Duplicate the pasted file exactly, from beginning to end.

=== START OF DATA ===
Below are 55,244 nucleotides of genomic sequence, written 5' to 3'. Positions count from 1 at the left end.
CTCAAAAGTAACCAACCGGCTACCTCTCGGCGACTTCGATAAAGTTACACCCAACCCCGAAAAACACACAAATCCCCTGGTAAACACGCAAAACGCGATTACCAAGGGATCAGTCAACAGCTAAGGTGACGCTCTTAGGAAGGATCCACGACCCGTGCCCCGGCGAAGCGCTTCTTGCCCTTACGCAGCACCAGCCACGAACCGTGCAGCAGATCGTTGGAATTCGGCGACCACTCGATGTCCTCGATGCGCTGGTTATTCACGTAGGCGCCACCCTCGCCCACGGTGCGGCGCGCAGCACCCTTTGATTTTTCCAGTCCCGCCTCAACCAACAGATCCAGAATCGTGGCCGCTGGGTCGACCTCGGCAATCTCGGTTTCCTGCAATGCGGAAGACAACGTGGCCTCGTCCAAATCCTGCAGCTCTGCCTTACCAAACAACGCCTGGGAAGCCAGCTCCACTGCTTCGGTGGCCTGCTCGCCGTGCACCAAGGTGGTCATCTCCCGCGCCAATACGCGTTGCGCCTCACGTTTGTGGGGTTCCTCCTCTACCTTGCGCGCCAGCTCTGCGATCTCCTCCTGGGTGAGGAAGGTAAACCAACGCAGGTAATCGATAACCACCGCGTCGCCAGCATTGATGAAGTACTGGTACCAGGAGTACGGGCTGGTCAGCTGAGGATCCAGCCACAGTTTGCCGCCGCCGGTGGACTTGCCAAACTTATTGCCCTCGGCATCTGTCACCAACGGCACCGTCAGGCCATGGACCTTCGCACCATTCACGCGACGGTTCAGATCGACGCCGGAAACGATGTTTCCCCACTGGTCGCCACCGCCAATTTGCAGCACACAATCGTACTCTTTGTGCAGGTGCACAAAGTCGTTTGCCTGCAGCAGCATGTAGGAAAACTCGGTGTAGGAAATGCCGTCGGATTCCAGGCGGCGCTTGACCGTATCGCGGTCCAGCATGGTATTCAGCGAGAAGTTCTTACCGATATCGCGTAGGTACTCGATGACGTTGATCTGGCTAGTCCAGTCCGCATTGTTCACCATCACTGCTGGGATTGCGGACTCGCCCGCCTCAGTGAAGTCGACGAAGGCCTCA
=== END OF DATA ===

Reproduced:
Below are 55,244 nucleotides of genomic sequence, written 5' to 3'. Positions count from 1 at the left end.
CTCAAAAGTAACCAACCGGCTACCTCTCGGCGACTTCGATAAAGTTACACCCAACCCCGAAAAACACACAAATCCCCTGGTAAACACGCAAAACGCGATTACCAAGGGATCAGTCAACAGCTAAGGTGACGCTCTTAGGAAGGATCCACGACCCGTGCCCCGGCGAAGCGCTTCTTGCCCTTACGCAGCACCAGCCACGAACCGTGCAGCAGATCGTTGGAATTCGGCGACCACTCGATGTCCTCGATGCGCTGGTTATTCACGTAGGCGCCACCCTCGCCCACGGTGCGGCGCGCAGCACCCTTTGATTTTTCCAGTCCCGCCTCAACCAACAGATCCAGAATCGTGGCCGCTGGGTCGACCTCGGCAATCTCGGTTTCCTGCAATGCGGAAGACAACGTGGCCTCGTCCAAATCCTGCAGCTCTGCCTTACCAAACAACGCCTGGGAAGCCAGCTCCACTGCTTCGGTGGCCTGCTCGCCGTGCACCAAGGTGGTCATCTCCCGCGCCAATACGCGTTGCGCCTCACGTTTGTGGGGTTCCTCCTCTACCTTGCGCGCCAGCTCTGCGATCTCCTCCTGGGTGAGGAAGGTAAACCAACGCAGGTAATCGATAACCACCGCGTCGCCAGCATTGATGAAGTACTGGTACCAGGAGTACGGGCTGGTCAGCTGAGGATCCAGCCACAGTTTGCCGCCGCCGGTGGACTTGCCAAACTTATTGCCCTCGGCATCTGTCACCAACGGCACCGTCAGGCCATGGACCTTCGCACCATTCACGCGACGGTTCAGATCGACGCCGGAAACGATGTTTCCCCACTGGTCGCCACCGCCAATTTGCAGCACACAATCGTACTCTTTGTGCAGGTGCACAAAGTCGTTTGCCTGCAGCAGCATGTAGGAAAACTCGGTGTAGGAAATGCCGTCGGATTCCAGGCGGCGCTTGACCGTATCGCGGTCCAGCATGGTATTCAGCGAGAAGTTCTTACCGATATCGCGTAGGTACTCGATGACGTTGATCTGGCTAGTCCAGTCCGCATTGTTCACCATCACTGCTGGGATTGCGGACTCGCCCGCCTCAGTGAAGTCGACGAAGGCCTCA